I was still mostly full from my late lunch and the massive sandwich. But I still walked 10 minutes into town to visit the Lobster Pot Bar and Restaurant in Hamilton to sample their multi-year award winning Fish Chowder. It didnt disappoint, and was much better than Wahoo Bistro (Wahoo’s is a bit too salty). Lobster’s pot was not overly salty and was smoother and you could taste the various layers and ingredients more distinctly. Highly recommended.


Chocolate pecan cake for dessert


I then returned to my hotel and relaxed in the beautiful gardens with a half bottle of wine and enjoyed the cool spring Bermudan breeze before the rain storms came through.


The next morning, following a mistimed alarm clock with daylight savings adjustments (I ended up waking up an hour later than I had planned), I walked back into Hamilton to have breakfast at Bouchee Cafe. One of the main places in town that serves traditional Bermudan Codfish breakfast: salted codfish, tomato sauce, onion butter sauce, banana, avocado, steamed potato, boiled egg and johnny cake. It was very good. The banana was an interesting component but it went nicely with the salted codfish, surprisingly. Bouchee is definitely a local neighborhood spot, as everyone that came through was a local that all the staff knew and vice versa.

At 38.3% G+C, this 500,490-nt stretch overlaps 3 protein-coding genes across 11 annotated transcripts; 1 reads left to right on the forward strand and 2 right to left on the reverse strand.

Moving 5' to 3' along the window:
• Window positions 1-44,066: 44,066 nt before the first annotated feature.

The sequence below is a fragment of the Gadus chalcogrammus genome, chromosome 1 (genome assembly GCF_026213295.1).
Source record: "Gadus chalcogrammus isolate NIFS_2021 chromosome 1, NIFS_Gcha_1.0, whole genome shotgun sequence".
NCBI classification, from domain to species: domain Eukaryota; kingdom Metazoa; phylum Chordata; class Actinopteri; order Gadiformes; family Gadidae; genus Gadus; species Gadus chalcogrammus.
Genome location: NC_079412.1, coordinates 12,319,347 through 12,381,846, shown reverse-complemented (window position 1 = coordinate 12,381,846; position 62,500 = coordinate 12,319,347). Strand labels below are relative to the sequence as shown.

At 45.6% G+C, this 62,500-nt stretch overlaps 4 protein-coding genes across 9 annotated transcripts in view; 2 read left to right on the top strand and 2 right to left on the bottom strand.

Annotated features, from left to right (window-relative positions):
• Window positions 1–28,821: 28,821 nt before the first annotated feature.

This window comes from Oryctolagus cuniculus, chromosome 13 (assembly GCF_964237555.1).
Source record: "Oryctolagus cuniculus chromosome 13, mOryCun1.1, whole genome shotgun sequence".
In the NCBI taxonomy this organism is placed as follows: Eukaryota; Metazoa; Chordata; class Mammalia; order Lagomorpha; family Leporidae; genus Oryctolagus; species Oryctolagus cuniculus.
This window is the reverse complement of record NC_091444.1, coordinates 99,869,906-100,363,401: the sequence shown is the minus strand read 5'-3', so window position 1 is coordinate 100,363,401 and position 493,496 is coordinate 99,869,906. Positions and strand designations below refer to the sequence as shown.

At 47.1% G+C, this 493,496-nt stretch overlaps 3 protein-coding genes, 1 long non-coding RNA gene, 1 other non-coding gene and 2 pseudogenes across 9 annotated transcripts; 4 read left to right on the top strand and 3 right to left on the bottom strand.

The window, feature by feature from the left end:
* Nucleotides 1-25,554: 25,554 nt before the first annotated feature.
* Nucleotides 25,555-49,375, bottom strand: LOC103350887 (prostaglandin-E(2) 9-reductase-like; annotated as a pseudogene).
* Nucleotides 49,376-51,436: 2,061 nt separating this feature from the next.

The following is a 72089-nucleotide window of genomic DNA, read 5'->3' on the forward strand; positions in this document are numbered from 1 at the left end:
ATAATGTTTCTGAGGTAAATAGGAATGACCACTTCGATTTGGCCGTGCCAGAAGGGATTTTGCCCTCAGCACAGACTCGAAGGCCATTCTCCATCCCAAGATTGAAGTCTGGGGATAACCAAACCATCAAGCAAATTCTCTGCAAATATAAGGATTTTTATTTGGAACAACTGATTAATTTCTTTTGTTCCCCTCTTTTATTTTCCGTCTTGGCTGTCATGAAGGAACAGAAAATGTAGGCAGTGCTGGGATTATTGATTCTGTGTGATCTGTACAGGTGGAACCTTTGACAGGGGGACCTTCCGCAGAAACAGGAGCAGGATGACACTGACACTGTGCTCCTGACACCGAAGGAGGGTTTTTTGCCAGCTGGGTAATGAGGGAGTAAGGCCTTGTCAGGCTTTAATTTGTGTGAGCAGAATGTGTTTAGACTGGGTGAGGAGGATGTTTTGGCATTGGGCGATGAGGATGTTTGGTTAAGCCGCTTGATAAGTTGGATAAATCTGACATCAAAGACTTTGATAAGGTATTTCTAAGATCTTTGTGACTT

Complimentary hotel continental breakfast. I had a bowl of yogurt and granola as well as coffee and juice. You can also order made to order eggs for additional cost.


Mike then showed up to pick me up at 10AM for the morning’s rainy tour through Bermuda before dropping me off at the airport at 11:30AM.

First stop was Tucker’s Point,  most famous and exclusive neighborhood in town. It is where the rich and famous have their huge mansions, starting at around $32M and upwards. Most are unoccupied most of the year and are mainly tax evasion investments. But they are so pretty to look at from the outside. The area is full of private clubs, golf courses and communities, and applying to get a property or membership sounds tough, you and your family need to be vetted by the authorities but also current residents. About 20 years ago Bermuda shifted from focusing and relying on Tourism to focus on Insurance and Tax and is now a super wealthy nation.


Random sighting: This exercise/walking pathway park constructed next to one of the private gold courses. Built by a Chinese-Jamaican guy who build a walking trail for his wife to exercise, and its not even on their house’s property. Ah the life of the ultra-wealthy.


We then headed to the airport, with its new terminal building that seems a bit oversized for the few daily flights that come through the island, even during peak travel season. Thankfully Bermuda has U.S. pre-clearance facility and it was super quick and easy.

Bon Voyage,